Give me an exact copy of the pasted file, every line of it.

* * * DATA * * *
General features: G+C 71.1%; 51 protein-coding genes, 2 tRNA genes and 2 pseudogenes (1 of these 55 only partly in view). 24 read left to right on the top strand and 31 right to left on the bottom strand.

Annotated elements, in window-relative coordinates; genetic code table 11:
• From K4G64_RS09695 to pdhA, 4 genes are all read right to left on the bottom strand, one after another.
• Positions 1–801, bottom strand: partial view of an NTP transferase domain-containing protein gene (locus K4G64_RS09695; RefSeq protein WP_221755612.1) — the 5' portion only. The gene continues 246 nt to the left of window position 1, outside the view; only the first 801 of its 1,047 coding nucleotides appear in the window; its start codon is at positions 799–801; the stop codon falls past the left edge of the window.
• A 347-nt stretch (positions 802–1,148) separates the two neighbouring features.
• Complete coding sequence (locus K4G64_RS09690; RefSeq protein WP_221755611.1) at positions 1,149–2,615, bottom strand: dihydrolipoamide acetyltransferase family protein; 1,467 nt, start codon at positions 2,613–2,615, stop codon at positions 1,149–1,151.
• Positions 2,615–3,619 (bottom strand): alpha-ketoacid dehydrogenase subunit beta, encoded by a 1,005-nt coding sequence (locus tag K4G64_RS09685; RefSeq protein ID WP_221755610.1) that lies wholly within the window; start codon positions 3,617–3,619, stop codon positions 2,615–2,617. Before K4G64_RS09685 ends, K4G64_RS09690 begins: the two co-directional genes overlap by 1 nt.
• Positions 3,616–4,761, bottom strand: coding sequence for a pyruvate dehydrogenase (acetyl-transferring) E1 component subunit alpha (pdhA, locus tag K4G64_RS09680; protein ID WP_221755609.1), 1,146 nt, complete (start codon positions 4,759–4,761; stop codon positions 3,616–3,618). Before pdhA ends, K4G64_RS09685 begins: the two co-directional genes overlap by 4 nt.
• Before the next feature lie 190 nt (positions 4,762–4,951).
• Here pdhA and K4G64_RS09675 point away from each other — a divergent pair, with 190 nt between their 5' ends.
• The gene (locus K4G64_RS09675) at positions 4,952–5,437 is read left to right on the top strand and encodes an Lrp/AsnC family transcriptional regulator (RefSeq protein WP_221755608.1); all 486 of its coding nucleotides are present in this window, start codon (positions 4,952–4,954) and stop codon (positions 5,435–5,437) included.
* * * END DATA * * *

General features: G+C 71.1%; 51 protein-coding genes, 2 tRNA genes and 2 pseudogenes (1 of these 55 only partly in view). 24 read left to right on the top strand and 31 right to left on the bottom strand.

Annotated elements, in window-relative coordinates; genetic code table 11:
• From K4G64_RS09695 to pdhA, 4 genes are all read right to left on the bottom strand, one after another.
• Positions 1–801, bottom strand: partial view of an NTP transferase domain-containing protein gene (locus K4G64_RS09695; RefSeq protein WP_221755612.1) — the 5' portion only. The gene continues 246 nt to the left of window position 1, outside the view; only the first 801 of its 1,047 coding nucleotides appear in the window; its start codon is at positions 799–801; the stop codon falls past the left edge of the window.
• A 347-nt stretch (positions 802–1,148) separates the two neighbouring features.
• Complete coding sequence (locus K4G64_RS09690; RefSeq protein WP_221755611.1) at positions 1,149–2,615, bottom strand: dihydrolipoamide acetyltransferase family protein; 1,467 nt, start codon at positions 2,613–2,615, stop codon at positions 1,149–1,151.
• Positions 2,615–3,619 (bottom strand): alpha-ketoacid dehydrogenase subunit beta, encoded by a 1,005-nt coding sequence (locus tag K4G64_RS09685; RefSeq protein ID WP_221755610.1) that lies wholly within the window; start codon positions 3,617–3,619, stop codon positions 2,615–2,617. Before K4G64_RS09685 ends, K4G64_RS09690 begins: the two co-directional genes overlap by 1 nt.
• Positions 3,616–4,761, bottom strand: coding sequence for a pyruvate dehydrogenase (acetyl-transferring) E1 component subunit alpha (pdhA, locus tag K4G64_RS09680; protein ID WP_221755609.1), 1,146 nt, complete (start codon positions 4,759–4,761; stop codon positions 3,616–3,618). Before pdhA ends, K4G64_RS09685 begins: the two co-directional genes overlap by 4 nt.
• Before the next feature lie 190 nt (positions 4,762–4,951).
• Here pdhA and K4G64_RS09675 point away from each other — a divergent pair, with 190 nt between their 5' ends.
• The gene (locus K4G64_RS09675) at positions 4,952–5,437 is read left to right on the top strand and encodes an Lrp/AsnC family transcriptional regulator (RefSeq protein WP_221755608.1); all 486 of its coding nucleotides are present in this window, start codon (positions 4,952–4,954) and stop codon (positions 5,435–5,437) included.